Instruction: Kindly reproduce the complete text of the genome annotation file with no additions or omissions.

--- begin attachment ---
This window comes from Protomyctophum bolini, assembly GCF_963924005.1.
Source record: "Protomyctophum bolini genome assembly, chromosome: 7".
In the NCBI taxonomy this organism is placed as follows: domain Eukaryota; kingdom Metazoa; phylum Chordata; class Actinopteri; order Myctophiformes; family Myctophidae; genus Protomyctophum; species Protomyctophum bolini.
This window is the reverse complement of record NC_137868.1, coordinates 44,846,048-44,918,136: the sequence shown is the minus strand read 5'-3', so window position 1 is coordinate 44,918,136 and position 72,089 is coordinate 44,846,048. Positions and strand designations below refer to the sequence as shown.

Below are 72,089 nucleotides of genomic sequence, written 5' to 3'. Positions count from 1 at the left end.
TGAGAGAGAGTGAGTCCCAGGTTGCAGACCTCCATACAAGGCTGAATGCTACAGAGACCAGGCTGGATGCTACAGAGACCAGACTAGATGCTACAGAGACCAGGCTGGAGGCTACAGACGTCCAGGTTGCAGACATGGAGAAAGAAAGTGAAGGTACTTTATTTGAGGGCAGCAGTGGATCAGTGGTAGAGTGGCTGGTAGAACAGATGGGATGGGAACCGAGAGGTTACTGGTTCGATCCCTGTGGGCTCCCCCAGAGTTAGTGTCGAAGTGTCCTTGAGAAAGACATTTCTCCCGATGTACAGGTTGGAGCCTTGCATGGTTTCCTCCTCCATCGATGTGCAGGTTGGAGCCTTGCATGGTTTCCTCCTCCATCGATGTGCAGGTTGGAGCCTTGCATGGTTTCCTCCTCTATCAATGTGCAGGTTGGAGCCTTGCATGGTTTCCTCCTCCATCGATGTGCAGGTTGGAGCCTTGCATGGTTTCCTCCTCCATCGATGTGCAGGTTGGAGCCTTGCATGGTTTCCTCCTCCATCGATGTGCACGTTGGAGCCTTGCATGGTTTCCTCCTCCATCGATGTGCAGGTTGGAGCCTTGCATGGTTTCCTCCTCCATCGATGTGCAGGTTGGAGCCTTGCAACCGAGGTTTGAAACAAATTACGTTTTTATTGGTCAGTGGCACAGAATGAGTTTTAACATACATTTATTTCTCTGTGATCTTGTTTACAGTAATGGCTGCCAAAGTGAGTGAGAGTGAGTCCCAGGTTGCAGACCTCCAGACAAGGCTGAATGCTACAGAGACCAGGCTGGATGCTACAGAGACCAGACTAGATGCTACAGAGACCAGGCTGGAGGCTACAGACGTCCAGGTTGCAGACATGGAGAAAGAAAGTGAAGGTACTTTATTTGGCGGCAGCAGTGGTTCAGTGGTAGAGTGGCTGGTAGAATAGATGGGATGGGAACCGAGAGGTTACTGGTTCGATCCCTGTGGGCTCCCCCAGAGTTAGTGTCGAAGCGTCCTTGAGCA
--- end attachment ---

This window comes from Protomyctophum bolini, assembly GCF_963924005.1.
Source record: "Protomyctophum bolini genome assembly, chromosome: 7".
In the NCBI taxonomy this organism is placed as follows: domain Eukaryota; kingdom Metazoa; phylum Chordata; class Actinopteri; order Myctophiformes; family Myctophidae; genus Protomyctophum; species Protomyctophum bolini.
This window is the reverse complement of record NC_137868.1, coordinates 44,846,048-44,918,136: the sequence shown is the minus strand read 5'-3', so window position 1 is coordinate 44,918,136 and position 72,089 is coordinate 44,846,048. Positions and strand designations below refer to the sequence as shown.

Below are 72,089 nucleotides of genomic sequence, written 5' to 3'. Positions count from 1 at the left end.
TGAGAGAGAGTGAGTCCCAGGTTGCAGACCTCCATACAAGGCTGAATGCTACAGAGACCAGGCTGGATGCTACAGAGACCAGACTAGATGCTACAGAGACCAGGCTGGAGGCTACAGACGTCCAGGTTGCAGACATGGAGAAAGAAAGTGAAGGTACTTTATTTGAGGGCAGCAGTGGATCAGTGGTAGAGTGGCTGGTAGAACAGATGGGATGGGAACCGAGAGGTTACTGGTTCGATCCCTGTGGGCTCCCCCAGAGTTAGTGTCGAAGTGTCCTTGAGAAAGACATTTCTCCCGATGTACAGGTTGGAGCCTTGCATGGTTTCCTCCTCCATCGATGTGCAGGTTGGAGCCTTGCATGGTTTCCTCCTCCATCGATGTGCAGGTTGGAGCCTTGCATGGTTTCCTCCTCTATCAATGTGCAGGTTGGAGCCTTGCATGGTTTCCTCCTCCATCGATGTGCAGGTTGGAGCCTTGCATGGTTTCCTCCTCCATCGATGTGCAGGTTGGAGCCTTGCATGGTTTCCTCCTCCATCGATGTGCACGTTGGAGCCTTGCATGGTTTCCTCCTCCATCGATGTGCAGGTTGGAGCCTTGCATGGTTTCCTCCTCCATCGATGTGCAGGTTGGAGCCTTGCAACCGAGGTTTGAAACAAATTACGTTTTTATTGGTCAGTGGCACAGAATGAGTTTTAACATACATTTATTTCTCTGTGATCTTGTTTACAGTAATGGCTGCCAAAGTGAGTGAGAGTGAGTCCCAGGTTGCAGACCTCCAGACAAGGCTGAATGCTACAGAGACCAGGCTGGATGCTACAGAGACCAGACTAGATGCTACAGAGACCAGGCTGGAGGCTACAGACGTCCAGGTTGCAGACATGGAGAAAGAAAGTGAAGGTACTTTATTTGGCGGCAGCAGTGGTTCAGTGGTAGAGTGGCTGGTAGAATAGATGGGATGGGAACCGAGAGGTTACTGGTTCGATCCCTGTGGGCTCCCCCAGAGTTAGTGTCGAAGCGTCCTTGAGCA